Dr Butler: Remember that the EMPA-REG trial, by definition, had patients with known cardiovascular disease (CVD). These were not only diabetic patients but diabetic patients with CVD, peripheral vascular disease, stroke—some vascular atherosclerotic disease. The top-level message has actually nothing to do with our substudy. The top message we have learned both with CANVAS and EMPA-REG is that these drugs reduce cardiovascular outcomes; they lead to MACE risk reduction. The CANVAS trial was just presented, so it has not gone through the regulatory pathway. Remember, based on EMPA-REG, empagliflozin has a cardiovascular mortality reduction indication now.

Dr Piña: They were the first ones to get the indication.

Dr Butler: Absolutely. Being a heart failure doctor, I get motivated from heart failure research, and this trial shows us that across the risk spectrum of people who met the entry criteria for EMPA-REG, a population that already has some risk, you are really seeing a risk reduction in heart failure risk, and we should really think about these drugs when we are treating our patients with diabetes.

Dr Piña: It would be nice to come up with some algorithm score for the clinician. Here you have a patient who already has CVD or vascular disease. What about all of the peripheral artery disease patients we see that we are not certain what to put them on? Many of those are diabetic.

Dr Butler: While we would like to put the burden on our primary care physicians' shoulders, I think we have our own homework to do. The heart failure community really does not think about prevention as much.

Dr Piña: No, we don't.

Dr Butler: We get motivated about LVADs [left ventricular assist devices] and transplants, and appropriately so.

Dr Piña: By the time they send patients to us, they are so sick that we've got to address the disease right in front of us, and we are not thinking about prevalence. Maybe general cardiology could be looking at this.

Why Does Empagliflozin Work So Well?

Dr Piña: What about this drug? What is it doing?

Dr Butler: I thought I would get by this interview without being asked the more difficult questions.

Dr Piña: No, no, I'm going to ask a tough question here.

Dr Butler: I do not know for sure, but this is my hypothesis. I think there are dual level effects. If you look at the curves, they start separating really early, then they stabilize, and then they start diverging again. I think there are dual mechanisms of action, and one is early. The early effect may be very simple. There is a natriuretic effect and a glycosuric effect, so you get rid of volume and salt. You also have some reduction in B-type natriuretic peptide (BNP) and reduction in cardiac size. Those are all acute effects. The intermediate effect is that you get some lowering of the blood pressure. There are data coming out that show improvement in arterial stiffness, but those data mostly are in type 1 diabetics.[7]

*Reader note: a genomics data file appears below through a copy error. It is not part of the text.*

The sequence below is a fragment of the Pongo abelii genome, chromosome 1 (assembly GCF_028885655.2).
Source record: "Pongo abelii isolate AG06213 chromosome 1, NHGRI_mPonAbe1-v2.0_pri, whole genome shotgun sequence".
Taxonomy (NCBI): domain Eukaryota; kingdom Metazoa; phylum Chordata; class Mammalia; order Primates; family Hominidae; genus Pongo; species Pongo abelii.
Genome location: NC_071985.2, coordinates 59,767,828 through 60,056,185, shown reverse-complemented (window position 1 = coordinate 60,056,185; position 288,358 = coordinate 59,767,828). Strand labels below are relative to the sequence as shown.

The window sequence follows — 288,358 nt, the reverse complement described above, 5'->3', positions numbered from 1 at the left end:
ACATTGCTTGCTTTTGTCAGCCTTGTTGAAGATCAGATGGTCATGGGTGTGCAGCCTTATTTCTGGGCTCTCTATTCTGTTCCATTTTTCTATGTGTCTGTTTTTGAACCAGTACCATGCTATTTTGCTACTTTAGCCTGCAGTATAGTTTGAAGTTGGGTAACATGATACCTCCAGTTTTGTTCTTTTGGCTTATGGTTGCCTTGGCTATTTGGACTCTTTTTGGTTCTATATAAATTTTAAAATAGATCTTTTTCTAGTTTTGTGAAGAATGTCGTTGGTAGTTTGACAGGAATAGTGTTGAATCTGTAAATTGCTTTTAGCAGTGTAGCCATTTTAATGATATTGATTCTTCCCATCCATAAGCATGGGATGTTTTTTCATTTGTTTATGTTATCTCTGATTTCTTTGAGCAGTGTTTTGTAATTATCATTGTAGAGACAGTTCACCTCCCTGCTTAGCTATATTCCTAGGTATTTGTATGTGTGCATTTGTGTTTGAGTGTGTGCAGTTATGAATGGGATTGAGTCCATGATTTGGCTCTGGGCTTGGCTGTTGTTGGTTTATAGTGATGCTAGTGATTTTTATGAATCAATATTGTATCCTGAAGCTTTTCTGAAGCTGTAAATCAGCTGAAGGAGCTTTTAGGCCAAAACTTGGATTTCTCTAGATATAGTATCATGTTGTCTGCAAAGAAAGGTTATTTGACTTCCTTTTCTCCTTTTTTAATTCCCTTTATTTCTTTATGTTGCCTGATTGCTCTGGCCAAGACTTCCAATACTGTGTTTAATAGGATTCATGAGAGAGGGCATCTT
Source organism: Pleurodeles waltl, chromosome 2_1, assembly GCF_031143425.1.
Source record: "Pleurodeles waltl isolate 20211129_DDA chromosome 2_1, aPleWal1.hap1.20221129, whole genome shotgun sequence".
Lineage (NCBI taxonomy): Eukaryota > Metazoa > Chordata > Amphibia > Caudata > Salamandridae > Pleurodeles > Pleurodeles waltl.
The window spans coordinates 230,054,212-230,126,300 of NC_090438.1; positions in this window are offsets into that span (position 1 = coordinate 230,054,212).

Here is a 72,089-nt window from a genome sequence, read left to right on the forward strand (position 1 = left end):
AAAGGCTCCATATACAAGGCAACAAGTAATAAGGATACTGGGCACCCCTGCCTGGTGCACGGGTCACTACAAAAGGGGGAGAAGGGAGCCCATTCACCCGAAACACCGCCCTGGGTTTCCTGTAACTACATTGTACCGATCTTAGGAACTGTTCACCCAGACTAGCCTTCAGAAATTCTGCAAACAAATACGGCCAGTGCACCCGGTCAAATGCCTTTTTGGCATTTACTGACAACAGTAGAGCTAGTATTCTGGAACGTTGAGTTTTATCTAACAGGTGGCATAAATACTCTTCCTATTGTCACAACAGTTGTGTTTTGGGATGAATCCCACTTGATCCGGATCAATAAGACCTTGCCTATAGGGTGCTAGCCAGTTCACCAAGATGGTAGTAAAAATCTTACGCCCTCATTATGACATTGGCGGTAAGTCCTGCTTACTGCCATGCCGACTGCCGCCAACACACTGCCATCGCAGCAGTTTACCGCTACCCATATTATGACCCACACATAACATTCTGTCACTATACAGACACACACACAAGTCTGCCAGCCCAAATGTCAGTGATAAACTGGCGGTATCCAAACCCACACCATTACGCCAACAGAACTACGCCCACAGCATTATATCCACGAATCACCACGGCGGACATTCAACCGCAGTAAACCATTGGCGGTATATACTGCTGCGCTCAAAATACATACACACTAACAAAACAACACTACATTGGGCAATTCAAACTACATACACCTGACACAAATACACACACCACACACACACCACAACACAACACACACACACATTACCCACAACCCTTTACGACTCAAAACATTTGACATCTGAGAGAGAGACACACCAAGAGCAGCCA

Dr Piña: What about body mass index (BMI)? Was there a reduction in BMI?

Dr Butler: That's the point. Initially there is weight loss, which may just be fluid, but then you actually lose fat weight. As you know, as you lose fat weight, the fat stores are the place where all of your oxidative stress and inflammation keep coming up. Then, in the long run, you are talking about metabolic differences. We actually just published a paper in Journal of the American College of Cardiology[8] looking at stabilization of high-sensitivity troponin and N-terminal pro-BNP on canagliflozin, a cousin drug. There were a few patients in the placebo group in whom these levels started going up, so that may be another mechanism.

Dr Piña: An inflammatory response may be happening. Do you think it's myocardial damage with the troponin?

Dr Butler: It's stability; it's not that it's decreasing. In the placebo group, it starts inching up; and in the canagliflozin group, it is stabilized.

Dr Piña: How often do we see high troponin levels in our patients? All the time.

Dr Butler: Absolutely. The other thing, which is of particular interest to me, is that the beta-hydroxybutyrate levels go up, so fatty acid levels go up, and with ischemic heart disease you have a propensity toward more efficient metabolism. I think there are a lot of mechanisms.

Dr Piña: That is so interesting. We need more biologic plausibility work on these. So often we find the end results, but we don't know what it's really doing. You've got the manuscript done on this one already?

Dr Butler: Manuscript is not only done, it's accepted and was published simultaneously in European Heart Journal.

Dr Piña: Yes, perfect. Thank you, Javed.

Dr Butler: Great. Thank you very much.

Dr Piña: We're going to have more conversations. This is a fascinating and important area. Diabetes has come back to the forefront. Take a look at these new drugs and see if your patients are candidates for them. We think about diabetes as a vascular disease to start with. Here are some answers. Thank you for joining me today from the ESC. Good day.